I saw Newsweek’s latest cover today, subtly headlined: “VICTORY AT LAST.” My first reaction was to grab the nearest taser, jam it down my throat, pull the trigger, and hope that my bodily fluids would conduct the 10,000 volts of electricity to instantly fry my brain so I wouldn’t have to read the accompanying story. Sadly, I couldn’t find a taser.
I cautioned in my piece yesterday that the coming debate in Iraq won’t be over policy, it will be over the narrative of how the war ended for America. The Newsweek cover, using the March 7th election as its news peg, is the most striking example of this process so far. It’s a pretty blatant piece of propaganda–and I don’t use that word lightly–meant to mislead the public on what’s actually occurred.
It’s the word victory that I take issue with. What, exactly, did we win again? The editors didn’t even have the decency to use the old news magazine trick of ending any wannabe provocative headline with a question mark. (Which would have looked like this:VICTORY AT LAST?)
Thankfully, the story itself–written by journalists who I have a great deal of respect for–isn’t as bad as the cover would suggest. Basically, it says what’s happening in Iraq “looks mighty like” a democracy. Sure, that’s an argument that can be made, especially with a creative interpretation of the facts. (Like spinning Salih Mutlaq’s ban as a good thing because after it other Sunni politicians were “conspicuous in their low profile.” Maybe because they live in fear of the Shiite Islamist government and didn’t want to get banned as well? And really, the Iraqi National Symphony Orchestra? C’mon.) But there are enough caveats and to-be-sure grafs to take it a few notches below the realm of Weekly Standard/National Review ideologically driven b.s.
Like this one:
The word skeptics like to fall back on is “fragile.” No one can say for sure whether the Iraqis’ political experiment is sustainable. Many U.S. officials see themselves as the key players who hold everything together, massaging egos and nudging adversaries closer together. Some are already talking about revising the schedule whereby all U.S. troops would leave the country in 2011.
(Yes, those crazy skeptics! And true, if we’re being honest, nobody knows what’s gonna happen–which is why you should have put that question mark in the headline!)
So back to the headline. It’s worth remembering that Newsweek recently ran a story hinting we could have won the Vietnam War(a pressing question among young college Republicans circa ’72) and just last week a cover asking itself: What would the Republicans do if they ran the country? (See the entry in U.S. history from January 2001 to January 20,2009 to find out.)We know then that recent cover choices are as much about “generating buzz” and “stimulating debate” as anything else, so at least with me, consider the debate stimulated.
We’re talking here about shaping the narrative of the Iraq War. This is a big part of the “lessons learned” discussion we like to have. We draw our lessons from the historical narrative that gets formed in our nation’s collective memory. The media plays a crucial role in in this process.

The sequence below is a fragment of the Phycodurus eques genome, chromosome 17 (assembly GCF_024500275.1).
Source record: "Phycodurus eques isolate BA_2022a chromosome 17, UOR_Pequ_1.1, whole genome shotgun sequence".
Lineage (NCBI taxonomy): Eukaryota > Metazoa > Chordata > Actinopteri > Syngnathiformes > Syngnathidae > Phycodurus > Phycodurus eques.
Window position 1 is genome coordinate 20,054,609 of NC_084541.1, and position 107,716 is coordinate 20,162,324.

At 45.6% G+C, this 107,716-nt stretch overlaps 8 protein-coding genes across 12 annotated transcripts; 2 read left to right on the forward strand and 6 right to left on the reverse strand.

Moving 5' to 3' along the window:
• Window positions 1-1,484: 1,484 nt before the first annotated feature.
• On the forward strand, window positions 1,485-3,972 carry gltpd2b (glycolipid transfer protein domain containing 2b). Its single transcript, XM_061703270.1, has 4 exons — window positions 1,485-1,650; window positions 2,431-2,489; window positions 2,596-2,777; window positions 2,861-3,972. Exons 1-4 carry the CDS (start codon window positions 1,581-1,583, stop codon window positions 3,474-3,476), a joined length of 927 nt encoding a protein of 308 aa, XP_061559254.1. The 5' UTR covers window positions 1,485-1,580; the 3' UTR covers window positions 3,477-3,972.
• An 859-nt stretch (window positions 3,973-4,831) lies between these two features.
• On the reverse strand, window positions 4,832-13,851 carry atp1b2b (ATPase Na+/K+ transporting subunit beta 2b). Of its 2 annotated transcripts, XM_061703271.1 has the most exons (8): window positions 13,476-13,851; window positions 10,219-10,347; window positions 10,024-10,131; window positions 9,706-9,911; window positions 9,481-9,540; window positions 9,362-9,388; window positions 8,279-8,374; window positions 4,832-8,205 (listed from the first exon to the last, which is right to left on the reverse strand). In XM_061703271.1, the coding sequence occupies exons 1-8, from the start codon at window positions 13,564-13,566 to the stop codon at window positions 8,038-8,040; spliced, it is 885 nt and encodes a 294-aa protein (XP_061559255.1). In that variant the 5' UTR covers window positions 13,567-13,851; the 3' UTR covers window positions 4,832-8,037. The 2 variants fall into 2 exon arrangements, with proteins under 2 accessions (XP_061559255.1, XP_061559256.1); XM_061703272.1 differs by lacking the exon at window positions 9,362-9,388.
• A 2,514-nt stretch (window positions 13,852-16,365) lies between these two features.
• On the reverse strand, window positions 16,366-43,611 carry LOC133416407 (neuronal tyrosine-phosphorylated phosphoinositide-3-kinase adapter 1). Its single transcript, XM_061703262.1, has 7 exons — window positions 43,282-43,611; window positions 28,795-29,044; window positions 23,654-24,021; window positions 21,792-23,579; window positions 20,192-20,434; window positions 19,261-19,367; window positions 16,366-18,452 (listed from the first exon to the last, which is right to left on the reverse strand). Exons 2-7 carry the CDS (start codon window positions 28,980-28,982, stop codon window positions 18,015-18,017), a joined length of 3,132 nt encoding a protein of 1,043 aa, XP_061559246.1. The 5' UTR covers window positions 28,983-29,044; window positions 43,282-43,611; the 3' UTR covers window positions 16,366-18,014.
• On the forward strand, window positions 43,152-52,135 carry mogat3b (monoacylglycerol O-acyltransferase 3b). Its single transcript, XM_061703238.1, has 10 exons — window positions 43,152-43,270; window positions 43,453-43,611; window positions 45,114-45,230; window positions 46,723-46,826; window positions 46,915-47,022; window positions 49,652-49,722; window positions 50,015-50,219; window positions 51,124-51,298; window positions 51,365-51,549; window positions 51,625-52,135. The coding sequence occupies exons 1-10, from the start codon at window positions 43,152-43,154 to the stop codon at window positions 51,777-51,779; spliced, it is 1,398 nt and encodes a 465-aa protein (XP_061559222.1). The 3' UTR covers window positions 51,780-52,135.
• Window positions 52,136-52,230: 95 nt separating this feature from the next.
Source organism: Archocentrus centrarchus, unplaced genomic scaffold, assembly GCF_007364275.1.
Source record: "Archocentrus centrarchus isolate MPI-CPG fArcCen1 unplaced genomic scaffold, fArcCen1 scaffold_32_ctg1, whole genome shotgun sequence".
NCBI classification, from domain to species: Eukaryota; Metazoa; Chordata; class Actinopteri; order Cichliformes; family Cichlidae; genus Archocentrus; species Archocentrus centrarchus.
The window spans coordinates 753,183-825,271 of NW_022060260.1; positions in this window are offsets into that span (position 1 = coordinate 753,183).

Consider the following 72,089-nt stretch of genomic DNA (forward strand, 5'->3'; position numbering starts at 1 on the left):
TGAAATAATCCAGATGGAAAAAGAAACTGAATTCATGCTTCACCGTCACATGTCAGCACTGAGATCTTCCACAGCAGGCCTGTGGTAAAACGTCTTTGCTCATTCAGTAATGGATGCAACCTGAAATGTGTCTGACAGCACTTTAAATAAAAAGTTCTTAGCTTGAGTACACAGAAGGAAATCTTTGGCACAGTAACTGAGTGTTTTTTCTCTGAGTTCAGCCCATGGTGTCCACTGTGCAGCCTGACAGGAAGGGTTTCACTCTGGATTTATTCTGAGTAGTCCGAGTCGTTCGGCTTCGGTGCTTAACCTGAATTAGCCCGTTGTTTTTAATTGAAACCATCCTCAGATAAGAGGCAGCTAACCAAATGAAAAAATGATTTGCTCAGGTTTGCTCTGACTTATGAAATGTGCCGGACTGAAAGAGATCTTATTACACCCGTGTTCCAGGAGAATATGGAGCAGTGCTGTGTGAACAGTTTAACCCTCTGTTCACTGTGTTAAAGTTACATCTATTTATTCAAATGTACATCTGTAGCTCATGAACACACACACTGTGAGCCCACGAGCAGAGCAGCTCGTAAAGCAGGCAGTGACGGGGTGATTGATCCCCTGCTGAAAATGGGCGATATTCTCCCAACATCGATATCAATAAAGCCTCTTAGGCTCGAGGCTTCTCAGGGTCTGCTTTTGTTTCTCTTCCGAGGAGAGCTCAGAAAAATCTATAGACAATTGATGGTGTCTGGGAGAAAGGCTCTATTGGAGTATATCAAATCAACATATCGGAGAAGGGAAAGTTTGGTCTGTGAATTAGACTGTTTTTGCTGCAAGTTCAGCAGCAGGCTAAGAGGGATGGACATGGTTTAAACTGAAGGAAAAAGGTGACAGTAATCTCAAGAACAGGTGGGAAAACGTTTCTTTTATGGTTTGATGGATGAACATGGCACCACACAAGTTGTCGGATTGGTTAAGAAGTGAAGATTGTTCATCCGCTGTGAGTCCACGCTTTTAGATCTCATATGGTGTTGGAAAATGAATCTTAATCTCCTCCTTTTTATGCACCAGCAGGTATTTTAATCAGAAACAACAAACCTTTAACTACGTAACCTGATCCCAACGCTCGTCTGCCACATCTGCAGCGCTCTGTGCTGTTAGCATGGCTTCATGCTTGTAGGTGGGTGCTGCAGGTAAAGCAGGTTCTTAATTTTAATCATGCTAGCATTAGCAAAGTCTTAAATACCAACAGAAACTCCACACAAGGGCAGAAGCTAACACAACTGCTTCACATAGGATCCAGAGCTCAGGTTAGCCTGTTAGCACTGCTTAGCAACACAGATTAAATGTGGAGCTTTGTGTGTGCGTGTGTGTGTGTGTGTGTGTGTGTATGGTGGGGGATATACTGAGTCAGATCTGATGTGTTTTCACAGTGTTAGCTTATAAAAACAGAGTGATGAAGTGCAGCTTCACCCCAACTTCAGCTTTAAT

So I think we should try to remember this simple series of sentences: the lesson of Vietnam was not to get involved in Vietnam-like situations… the lesson of the Iraq War is not get involved in Vietnam/Iraq-like situations…the lesson of Afghanistan is not to get involved in Vietnam/Iraq/Afghanistan-like situations…And so on. (This was once called the Powell Doctrine, before Powell was put on the cover of Newsweek pre-Iraq War holding up a fake vial of non-existent WMD’s.) If we convince ourselves we achieved some sort of “victory” those lessons–which we appear to have trouble learning anyway–have even less of a chance of sinking in.
It’s the V word in this particular headline that brings it up to the level of delusional, Goebbels-esque, myth-making. I think you can clearly make the case that since 2008 the U.S. military has had success in Iraq, but victory is a word that even U.S. government officials are smart enough not to use. (And even the war’s most loyal supporters shy away from, as this AFP story details.) After a cost of 3 trillion dollars, over 4,000 U.S. lives, and over 150,000 Iraqi lives, we’ve managed to prop up a “fragile” Shiite-Islamist Iranian backed government, whose democratic future is clearly in question. (There’s also the 2 million or so refugees, and they’re not exactly flocking back.) But, it’s a hell of lot better than it was when it was really, really, really bad from 2004-2007, so that’s a success.
Here’s the metaphor I like to use to describe our time in Iraq. We dug a gaping hole in the middle of the desert. We have managed to fill that hole back in, barely and at great cost. Filling in a hole you dug yourself doesn’t qualify as a big victory in my book. It qualifies as a success–congrats, you finished filling in that hole!–but it’s not the kind of occasion that merits a parade, or for that matter, a Newsweek cover.